3 questions for Magic Johnson on why he's getting the RSV vaccine

3 questions for Magic Johnson on why he's getting the RSV vaccine
Earvin "Magic" Johnson is known for his impact both on and off the basketball court, as the former NBA superstar shattered stigmas surrounding HIV when he disclosed that he was HIV-positive in 1991. Now he's continuing his work in health care initiatives with Sideline RSV, a GSK partnership focused on informing people 60 and older of their risk to respiratory syncytial virus (RSV) and speaking to the importance of getting vaccinated.

"I announced [my] HIV 32 years ago, so health and wellness is a part of my life," Johnson, 64, tells Yahoo Life. "From playing sports, it was a part, and now after I've retired, it's definitely a big part of my life. And this fits in my wheelhouse."

Here, Johnson answers three questions from Yahoo Life about his knowledge of RSV and why he will be getting vaccinated against it.

When did you first hear about RSV?
"It wasn't until I partnered with GSK and one of their doctors educated me on RSV," says Johnson of his work on the Sideline RSV campaign. "I wouldn't have known, so this has been good for me just to team up with them."

Although RSV is far from new, last year's surge in cases among children, specifically, brought newfound attention to the illness and the risk that it places on babies. Anyone can get the respiratory illness, but the other group most at risk is those 60 and over.

"The most important thing is having the information and the knowledge of RSV," says Johnson, noting statistics that he's learned about the 177,000 people 65 and over who are hospitalized for RSV yearly, and the 14,000 of those cases that might result in death.

Why is it important for you to use your platform for this?
"I'm 64 years old, so I think that's part of the reason why," says Johnson. "I care about not only my health, but also about other people. That's why I've always been going around trying to educate people on, you know, proper diet, exercising, making sure that you take care of yourself."

That message, he explains, goes for people of all ages.

"Being young, listen, make sure you go out and get your physicals and do what you're supposed to do, but also take your parents," he says. "Make sure you educate yourself about RSV so you can talk to your parents or your grandparents about it and then take them to their doctor, take them to their health care provider, take them to the pharmacist.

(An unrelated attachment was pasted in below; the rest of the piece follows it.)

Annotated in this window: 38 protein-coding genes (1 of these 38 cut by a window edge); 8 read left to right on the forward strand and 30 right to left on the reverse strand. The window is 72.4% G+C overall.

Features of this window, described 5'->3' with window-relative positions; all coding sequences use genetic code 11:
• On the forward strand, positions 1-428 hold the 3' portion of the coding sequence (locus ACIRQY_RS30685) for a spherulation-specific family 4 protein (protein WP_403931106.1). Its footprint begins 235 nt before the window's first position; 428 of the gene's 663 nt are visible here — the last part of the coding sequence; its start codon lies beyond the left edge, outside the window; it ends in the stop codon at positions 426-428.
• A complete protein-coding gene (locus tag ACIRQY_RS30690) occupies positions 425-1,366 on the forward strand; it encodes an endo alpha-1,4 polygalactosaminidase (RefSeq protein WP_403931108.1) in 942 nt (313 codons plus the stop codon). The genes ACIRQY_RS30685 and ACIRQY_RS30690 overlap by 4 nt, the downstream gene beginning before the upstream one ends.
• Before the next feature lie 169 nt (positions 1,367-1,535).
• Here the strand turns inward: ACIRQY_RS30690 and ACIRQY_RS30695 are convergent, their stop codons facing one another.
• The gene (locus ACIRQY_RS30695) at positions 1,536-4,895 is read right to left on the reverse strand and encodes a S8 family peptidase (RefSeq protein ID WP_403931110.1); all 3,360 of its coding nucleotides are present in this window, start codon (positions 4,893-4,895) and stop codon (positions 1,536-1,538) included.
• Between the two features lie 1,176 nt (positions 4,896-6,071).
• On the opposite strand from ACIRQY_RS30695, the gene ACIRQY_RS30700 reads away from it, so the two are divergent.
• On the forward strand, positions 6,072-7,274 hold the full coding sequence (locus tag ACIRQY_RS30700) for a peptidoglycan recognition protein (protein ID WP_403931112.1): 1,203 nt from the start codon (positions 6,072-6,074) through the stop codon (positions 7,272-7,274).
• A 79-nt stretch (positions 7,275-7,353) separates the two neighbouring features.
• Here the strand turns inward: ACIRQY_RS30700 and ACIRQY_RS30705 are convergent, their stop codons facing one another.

"It's very important for young people to understand that their parents need them more than ever right now, their grandparents need them more than ever right now. … I had to take my own parents to the doctor," he continues.

How do you make decisions about getting vaccinated?
"If there's a new vaccination coming out, my wife, Cookie, and I want to get it. I'm going to get vaccinated for RSV, like you get vaccinated for COVID, the shingles, the flu shot, on and on and on. I do them all," he says.

The first FDA-approved RSV vaccine for adults 60 and over was announced in May (shortly followed by one for babies and children in July), making it new for this RSV season.

"I'm definitely gonna get it because I want to give myself every chance possible to be healthy, and to make sure that I have a good winter, to make sure that I can live a long time," says Johnson.

What an expert says
What is RSV?
Respiratory syncytial virus is a common respiratory infection that usually causes mild, cold-like symptoms, according to the Centers for Disease Control and Prevention. It was discovered in 1956 and is one of the most common causes of childhood illness, as all children can be expected to get it before the age of 2. The virus can have an acute impact on the lungs, Dr. Pedro Piedra, professor of molecular biology, microbiology and pediatrics at Baylor College of Medicine, tells Yahoo Life, causing coughing, wheezing, fever and runny nose. RSV can also have long-term complications.

Who is at risk?
"Everyone is susceptible to this virus," Dr. Amesh Adalja, senior scholar at Johns Hopkins Center for Health Security, tells Yahoo Life. "However, risk factors for severe disease include being very young, very old or having comorbid conditions, such as COPD, asthma, congestive heart failure, diabetes, immunosuppression and any chronic heart and lung disease."

It targets the "extreme of life," Piedra says, as infants deal with "immune naiveness" and older adults see their immune systems become less robust and unable to fight off such infections.

How can adults 60 and over protect themselves?
"People can proactively protect themselves against this virus by receiving the vaccine," says Adalja. "The easiest way to get the vaccine is to go to a drugstore where vaccines are readily available."

Piedra adds that it's best to address the risk of RSV while healthy.

"What you want to do is to prevent the consequences or the complications associated with these types of respiratory viral infections. And for the first time, we have vaccines against three major respiratory viruses — RSV, COVID and the flu — that tend to circulate at the same time," he explains. "The healthier you can stay, the better that body is able to handle [a breakthrough infection]."

Piedra adds: "Normally, older folks are more proactive. So if you look at vaccination coverage in general, especially influenza, COVID, you will see that older folks tend to have higher coverage of vaccines to protect themselves."

Source: www.yahoo.com
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